In order to ensure that sufficient funds are always available in the current account, it is necessary both for the co-owners to always pay the correct amount in good time and for the property administrator to chase up bad payers quickly. The Law on co-ownership has a number of built-in securities in order to protect the association in the event of default. So the civil-law notary is to deduct the arrears owed by the seller from the proceeds of the sale of the seller's property.

The civil-law notary is then to notify the property administrator if the seller does not agree with these deductions. The property administrator will then have a short period of time within which to arrange for those funds to be seized so that the matter can then be decided by means of further discussion if the seller continues to refuse to settle his outstanding debt.

Unfortunately it is still the case that, under current regulations, the association of co-owners is not a preferred creditor like the banks or the FPS for Finance, for example, so that it is often the case that no monies are left over for the association after a sale. Therefore the only option will be to distribute the outstanding debt in the next annual final statement, according to the principle of enforced solidarity among the co-owners, between all the co-owners so that 100% of the working capital can be made up again.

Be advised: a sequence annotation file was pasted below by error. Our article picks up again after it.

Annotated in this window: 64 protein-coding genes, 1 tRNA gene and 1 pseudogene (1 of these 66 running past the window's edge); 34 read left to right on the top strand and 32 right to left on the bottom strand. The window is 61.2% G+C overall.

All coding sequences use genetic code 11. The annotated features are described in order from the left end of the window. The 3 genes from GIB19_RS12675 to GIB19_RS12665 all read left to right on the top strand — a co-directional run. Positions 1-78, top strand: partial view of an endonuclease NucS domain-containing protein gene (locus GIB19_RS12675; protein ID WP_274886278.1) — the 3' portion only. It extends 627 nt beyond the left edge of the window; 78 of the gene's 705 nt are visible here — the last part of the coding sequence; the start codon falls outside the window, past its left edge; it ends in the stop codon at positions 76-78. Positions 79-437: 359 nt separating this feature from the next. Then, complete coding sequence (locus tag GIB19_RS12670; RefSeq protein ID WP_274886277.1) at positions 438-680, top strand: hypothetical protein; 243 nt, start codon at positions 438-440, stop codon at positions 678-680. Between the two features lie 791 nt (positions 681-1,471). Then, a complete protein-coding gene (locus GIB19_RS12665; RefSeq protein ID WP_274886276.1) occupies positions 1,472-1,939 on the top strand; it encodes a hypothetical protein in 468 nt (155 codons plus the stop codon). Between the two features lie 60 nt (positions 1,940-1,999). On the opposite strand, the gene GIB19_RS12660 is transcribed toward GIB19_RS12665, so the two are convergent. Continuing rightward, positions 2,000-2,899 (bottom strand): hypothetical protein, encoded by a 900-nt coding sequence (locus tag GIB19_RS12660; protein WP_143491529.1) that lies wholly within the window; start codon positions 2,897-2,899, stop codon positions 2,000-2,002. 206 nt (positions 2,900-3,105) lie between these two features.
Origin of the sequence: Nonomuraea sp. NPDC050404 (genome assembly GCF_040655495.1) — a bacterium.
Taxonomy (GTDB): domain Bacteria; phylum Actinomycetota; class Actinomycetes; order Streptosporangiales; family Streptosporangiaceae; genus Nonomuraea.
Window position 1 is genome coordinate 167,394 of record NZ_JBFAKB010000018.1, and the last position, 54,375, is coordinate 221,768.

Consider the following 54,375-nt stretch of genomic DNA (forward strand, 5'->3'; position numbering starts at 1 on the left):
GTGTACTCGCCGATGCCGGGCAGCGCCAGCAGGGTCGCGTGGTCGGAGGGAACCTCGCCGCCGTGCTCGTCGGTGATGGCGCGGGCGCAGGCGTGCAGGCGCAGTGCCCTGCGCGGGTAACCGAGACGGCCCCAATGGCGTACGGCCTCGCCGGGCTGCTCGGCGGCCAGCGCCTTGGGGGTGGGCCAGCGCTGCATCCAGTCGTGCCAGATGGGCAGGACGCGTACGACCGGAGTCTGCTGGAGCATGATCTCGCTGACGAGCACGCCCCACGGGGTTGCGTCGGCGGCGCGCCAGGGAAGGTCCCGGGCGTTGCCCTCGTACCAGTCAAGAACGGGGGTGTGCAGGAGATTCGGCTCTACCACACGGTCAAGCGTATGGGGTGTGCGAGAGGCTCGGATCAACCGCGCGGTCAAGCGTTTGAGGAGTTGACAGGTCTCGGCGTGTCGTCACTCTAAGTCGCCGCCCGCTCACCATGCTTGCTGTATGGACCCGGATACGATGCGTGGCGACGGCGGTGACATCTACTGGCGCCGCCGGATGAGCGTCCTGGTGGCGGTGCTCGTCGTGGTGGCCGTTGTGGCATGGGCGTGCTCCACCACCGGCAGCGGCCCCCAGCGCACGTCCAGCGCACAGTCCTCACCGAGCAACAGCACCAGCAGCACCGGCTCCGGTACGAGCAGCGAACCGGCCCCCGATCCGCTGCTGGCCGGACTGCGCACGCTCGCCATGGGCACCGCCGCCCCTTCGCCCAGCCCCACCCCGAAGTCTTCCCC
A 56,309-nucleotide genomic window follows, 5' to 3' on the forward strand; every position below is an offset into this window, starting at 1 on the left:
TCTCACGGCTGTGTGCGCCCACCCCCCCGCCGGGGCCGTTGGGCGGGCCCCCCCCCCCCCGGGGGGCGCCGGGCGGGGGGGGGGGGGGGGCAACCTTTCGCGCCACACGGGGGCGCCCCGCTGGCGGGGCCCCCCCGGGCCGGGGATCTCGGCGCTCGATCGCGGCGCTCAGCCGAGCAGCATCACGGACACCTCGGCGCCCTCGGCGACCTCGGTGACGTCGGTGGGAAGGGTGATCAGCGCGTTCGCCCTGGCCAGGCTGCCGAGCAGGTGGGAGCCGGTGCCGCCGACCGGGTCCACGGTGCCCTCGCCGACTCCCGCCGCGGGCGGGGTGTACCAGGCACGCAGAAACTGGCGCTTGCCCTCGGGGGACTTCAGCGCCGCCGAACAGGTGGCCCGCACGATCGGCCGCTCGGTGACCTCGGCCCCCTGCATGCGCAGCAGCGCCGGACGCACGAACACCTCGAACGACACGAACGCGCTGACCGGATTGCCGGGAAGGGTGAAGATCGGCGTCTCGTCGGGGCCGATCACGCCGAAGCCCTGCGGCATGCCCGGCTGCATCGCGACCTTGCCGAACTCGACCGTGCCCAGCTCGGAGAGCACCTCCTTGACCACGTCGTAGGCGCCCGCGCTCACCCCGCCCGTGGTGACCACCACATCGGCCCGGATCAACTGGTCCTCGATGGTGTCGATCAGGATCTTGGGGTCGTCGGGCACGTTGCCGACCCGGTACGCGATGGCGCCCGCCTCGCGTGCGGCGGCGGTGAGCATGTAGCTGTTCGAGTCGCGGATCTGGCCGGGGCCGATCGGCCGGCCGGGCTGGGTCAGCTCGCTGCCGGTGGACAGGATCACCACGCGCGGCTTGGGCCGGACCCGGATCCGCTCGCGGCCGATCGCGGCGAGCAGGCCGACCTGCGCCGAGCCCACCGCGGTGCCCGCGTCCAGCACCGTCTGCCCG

On the other hand, the property administrator always has the right to sue a co-owner who is in arrears in order to be able to exercise his statutory task to manage the assets of the association correctly. Depending on the provisions in the rules of co-ownership and/or subsequent decisions made by the general meeting, various costs, interest and compensation may be demanded from the co-owner in default.